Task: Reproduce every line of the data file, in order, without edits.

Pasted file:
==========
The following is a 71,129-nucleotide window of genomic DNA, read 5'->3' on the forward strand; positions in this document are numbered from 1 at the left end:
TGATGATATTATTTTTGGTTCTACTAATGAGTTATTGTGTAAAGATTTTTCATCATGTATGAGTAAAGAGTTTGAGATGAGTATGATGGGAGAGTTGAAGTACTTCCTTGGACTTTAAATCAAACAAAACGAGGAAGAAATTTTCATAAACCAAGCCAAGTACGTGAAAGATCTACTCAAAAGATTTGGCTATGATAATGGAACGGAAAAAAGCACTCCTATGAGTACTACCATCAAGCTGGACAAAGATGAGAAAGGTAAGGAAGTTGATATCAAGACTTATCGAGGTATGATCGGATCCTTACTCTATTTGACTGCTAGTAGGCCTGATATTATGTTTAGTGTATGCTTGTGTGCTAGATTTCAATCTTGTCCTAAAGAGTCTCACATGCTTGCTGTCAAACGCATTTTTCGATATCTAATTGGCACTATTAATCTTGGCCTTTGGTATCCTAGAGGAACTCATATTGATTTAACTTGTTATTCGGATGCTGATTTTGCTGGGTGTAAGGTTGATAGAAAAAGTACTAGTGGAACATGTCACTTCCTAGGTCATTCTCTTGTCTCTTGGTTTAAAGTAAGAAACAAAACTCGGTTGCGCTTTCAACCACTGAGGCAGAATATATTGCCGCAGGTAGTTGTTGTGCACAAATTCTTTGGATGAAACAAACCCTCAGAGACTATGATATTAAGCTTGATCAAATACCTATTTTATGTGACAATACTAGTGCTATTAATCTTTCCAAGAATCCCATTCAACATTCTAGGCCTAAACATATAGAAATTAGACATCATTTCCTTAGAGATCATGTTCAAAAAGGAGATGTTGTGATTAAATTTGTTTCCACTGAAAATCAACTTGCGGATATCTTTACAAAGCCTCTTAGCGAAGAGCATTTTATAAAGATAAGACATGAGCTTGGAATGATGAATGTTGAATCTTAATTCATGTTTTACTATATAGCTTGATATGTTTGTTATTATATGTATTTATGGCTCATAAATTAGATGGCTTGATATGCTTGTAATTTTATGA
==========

The following is a 71,129-nucleotide window of genomic DNA, read 5'->3' on the forward strand; positions in this document are numbered from 1 at the left end:
TGATGATATTATTTTTGGTTCTACTAATGAGTTATTGTGTAAAGATTTTTCATCATGTATGAGTAAAGAGTTTGAGATGAGTATGATGGGAGAGTTGAAGTACTTCCTTGGACTTTAAATCAAACAAAACGAGGAAGAAATTTTCATAAACCAAGCCAAGTACGTGAAAGATCTACTCAAAAGATTTGGCTATGATAATGGAACGGAAAAAAGCACTCCTATGAGTACTACCATCAAGCTGGACAAAGATGAGAAAGGTAAGGAAGTTGATATCAAGACTTATCGAGGTATGATCGGATCCTTACTCTATTTGACTGCTAGTAGGCCTGATATTATGTTTAGTGTATGCTTGTGTGCTAGATTTCAATCTTGTCCTAAAGAGTCTCACATGCTTGCTGTCAAACGCATTTTTCGATATCTAATTGGCACTATTAATCTTGGCCTTTGGTATCCTAGAGGAACTCATATTGATTTAACTTGTTATTCGGATGCTGATTTTGCTGGGTGTAAGGTTGATAGAAAAAGTACTAGTGGAACATGTCACTTCCTAGGTCATTCTCTTGTCTCTTGGTTTAAAGTAAGAAACAAAACTCGGTTGCGCTTTCAACCACTGAGGCAGAATATATTGCCGCAGGTAGTTGTTGTGCACAAATTCTTTGGATGAAACAAACCCTCAGAGACTATGATATTAAGCTTGATCAAATACCTATTTTATGTGACAATACTAGTGCTATTAATCTTTCCAAGAATCCCATTCAACATTCTAGGCCTAAACATATAGAAATTAGACATCATTTCCTTAGAGATCATGTTCAAAAAGGAGATGTTGTGATTAAATTTGTTTCCACTGAAAATCAACTTGCGGATATCTTTACAAAGCCTCTTAGCGAAGAGCATTTTATAAAGATAAGACATGAGCTTGGAATGATGAATGTTGAATCTTAATTCATGTTTTACTATATAGCTTGATATGTTTGTTATTATATGTATTTATGGCTCATAAATTAGATGGCTTGATATGCTTGTAATTTTATGA